About eighteen months after I started publishing articles about human rights issues and revealed that I have contacts inside some other news stories, something new arrived in my neighborhood: local police patrols.
Oooh, spooky. I live in a suburban cul-de-sac in the country, four miles from the nearest anyplace, and I have lived here for two-plus years. When there were teenagers in this neighborhood—and all teenagers are worth keeping an eye on, of course—we rarely saw a police cruiser here. I go ahead and publicly reveal on my teeny-tiny web site that I “know some people” and BOOM! we get a patrol car a few days later. It is a regular enough visitor that I wave at it.
Ah, well. Call me naive and I will never consider it an insult: that police patrol has nothing to do with me. I may desire the thrill of thinking that I live in the exciting fantasy life in which I am under police surveillance or protection, but I am not. I know people who are in fact under surveillance and are being harassed by various government authorities (in European countries and other regions), and this is how I know that I am not. I know journalists whose bank accounts have suddenly vanished, as if they never did business with the bank. (If something even remotely like that happens to me, all two or three of you who read this web site will be the first to know.)
All of the above sounds too much for me like a humblebrag.
I also have met people who think they are under perpetual surveillance with no evidence to justify it, and that is no way to live. They are lost in a world of self. I may have real problems, and the world certainly has real problems, but my problems and the world’s problems rarely intersect.
By nurture, by human experience, and possibly by nature, I am a skeptic. These are three more layers than some thinking allows for. I wrote the following a few years ago:
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A Conspiracy Theory of Conspiracy Theories: A Rant
It is a conversational moment that I have come to dread over the years, the moment I learn too much about what is going on inside the head of a new acquaintance whom I so much want to respect.
The other night my girlfriend and I were chatting convivially with a new friend of ours about many topics, and the two of them were finding with greater and greater rapidity and excitement that they shared opinions and even a mindset; they were having an “I knew I knew why I liked you” moment, and our new friend even said those very words out loud.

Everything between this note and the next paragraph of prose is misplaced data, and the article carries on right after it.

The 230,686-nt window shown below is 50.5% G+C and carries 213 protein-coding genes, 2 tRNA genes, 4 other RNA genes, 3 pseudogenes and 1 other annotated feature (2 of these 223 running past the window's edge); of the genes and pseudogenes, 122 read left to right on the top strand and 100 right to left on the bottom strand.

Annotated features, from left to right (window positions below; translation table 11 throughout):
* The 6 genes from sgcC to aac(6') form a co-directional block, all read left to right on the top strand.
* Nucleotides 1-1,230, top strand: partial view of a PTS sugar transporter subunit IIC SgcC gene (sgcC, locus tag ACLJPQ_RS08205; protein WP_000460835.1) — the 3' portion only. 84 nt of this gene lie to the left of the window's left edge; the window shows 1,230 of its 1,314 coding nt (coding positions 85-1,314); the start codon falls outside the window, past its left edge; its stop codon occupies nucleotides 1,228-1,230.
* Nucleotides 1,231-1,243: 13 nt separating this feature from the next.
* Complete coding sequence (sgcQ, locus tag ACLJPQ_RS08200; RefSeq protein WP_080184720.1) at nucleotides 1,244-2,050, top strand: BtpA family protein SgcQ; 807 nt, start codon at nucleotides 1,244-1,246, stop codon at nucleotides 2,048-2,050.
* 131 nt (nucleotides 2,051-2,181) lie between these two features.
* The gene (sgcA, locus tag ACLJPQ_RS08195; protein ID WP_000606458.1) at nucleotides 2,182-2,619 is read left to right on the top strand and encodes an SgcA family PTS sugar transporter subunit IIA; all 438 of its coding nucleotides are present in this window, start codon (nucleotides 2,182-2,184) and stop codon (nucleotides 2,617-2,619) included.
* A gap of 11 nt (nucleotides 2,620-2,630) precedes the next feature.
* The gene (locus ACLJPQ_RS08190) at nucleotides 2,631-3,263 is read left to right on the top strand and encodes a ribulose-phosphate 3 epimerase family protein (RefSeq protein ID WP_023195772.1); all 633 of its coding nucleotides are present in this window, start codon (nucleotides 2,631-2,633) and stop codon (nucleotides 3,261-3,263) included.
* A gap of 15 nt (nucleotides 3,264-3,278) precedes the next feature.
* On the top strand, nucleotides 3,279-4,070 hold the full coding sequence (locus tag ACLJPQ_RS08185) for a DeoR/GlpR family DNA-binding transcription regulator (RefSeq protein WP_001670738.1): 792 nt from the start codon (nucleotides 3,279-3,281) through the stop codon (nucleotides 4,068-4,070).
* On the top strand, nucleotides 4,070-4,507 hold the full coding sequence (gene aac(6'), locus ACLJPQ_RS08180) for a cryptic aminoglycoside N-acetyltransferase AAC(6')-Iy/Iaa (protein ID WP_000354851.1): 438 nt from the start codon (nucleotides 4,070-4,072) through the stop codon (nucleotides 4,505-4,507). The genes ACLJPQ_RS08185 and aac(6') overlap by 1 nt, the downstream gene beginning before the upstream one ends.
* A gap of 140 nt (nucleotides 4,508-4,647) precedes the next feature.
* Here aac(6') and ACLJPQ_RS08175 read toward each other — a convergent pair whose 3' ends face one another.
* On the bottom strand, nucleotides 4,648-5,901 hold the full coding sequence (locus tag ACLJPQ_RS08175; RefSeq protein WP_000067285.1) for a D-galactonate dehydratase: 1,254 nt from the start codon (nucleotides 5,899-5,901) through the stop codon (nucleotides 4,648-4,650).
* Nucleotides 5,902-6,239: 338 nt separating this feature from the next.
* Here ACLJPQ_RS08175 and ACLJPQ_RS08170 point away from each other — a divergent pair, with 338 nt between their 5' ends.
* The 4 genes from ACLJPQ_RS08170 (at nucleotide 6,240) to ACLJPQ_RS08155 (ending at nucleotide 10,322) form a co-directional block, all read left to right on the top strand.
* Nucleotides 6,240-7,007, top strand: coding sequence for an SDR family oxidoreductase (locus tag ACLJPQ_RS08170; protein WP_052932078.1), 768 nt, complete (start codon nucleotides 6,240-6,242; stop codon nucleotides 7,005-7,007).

I sensed what was coming. Our friend’s shoulders relaxed, she drew us in closer and spoke loudly because of her new confidence in us, “I knew I knew why I liked you. You think like me! You probably know all about the chemtrails and what they are doing to our water and food.” My girlfriend continued smiling but betrayed no such knowledge. “You know, how they’re killing us for money. It’s outrageous what they’re doing to us all.”
I was surprised but not shocked. It was not the first time I had heard someone I thought was a rational-minded person with unimpaired critical thinking skills give voice to approximately three conspiracy theories in ten words or less.
A Soapbox Moment™: There are real outrages in our world and society, of course. Before those of you who feel legitimate outrage about “Big Pharma” and its real effect on modern medicine … or those of you with gripes about corporate agriculture and its real effect on our ecology, economy, and general health … or those of you who feel that our various layers of government present heavy-handed restrictions on fair-minded business people or restrictions that are infuriatingly not heavy enough at all because pollution exists … before you decide to take up arms and keyboard and aim angry words attempting to correct my insouciant attitude about the legitimate threats these pose to our greater welfare, please re-read the clauses opening this extra-long sentence. And please read on. There are legitimate dangers in this ever-complicated world and I am outraged by them. I vote my conscience. I write letters and this blog, and I sign petitions. I have marched and I will again. (Well, maybe it’ll be in a wheelchair.) We do not need belief in ever-complicated conspiracies posed by a mysterious and infernal “them” to get in the way of believing that maybe just possibly we can affect what “they” are doing to our lives. “They” are bad enough without our fantasies.
(I am glad I found that soapbox nearby; now, can someone help me down from it?)
When one lives in the Northeast, as I do, during every winter storm one hears this sentence at least too many times to count: “Heh. So much for global warming.” I have heard people who have explained to me fairly complex physical realities (okay, indoor plumbing) utter this inane sentence as if they do not understand the difference between our Hudson Valley weather on a given Tuesday in January and a global climatological condition. Come summer, these people inevitably give voice to the opposite idea, without minding the contradiction, when they note, “Summers seem warmer than when I was a kid.”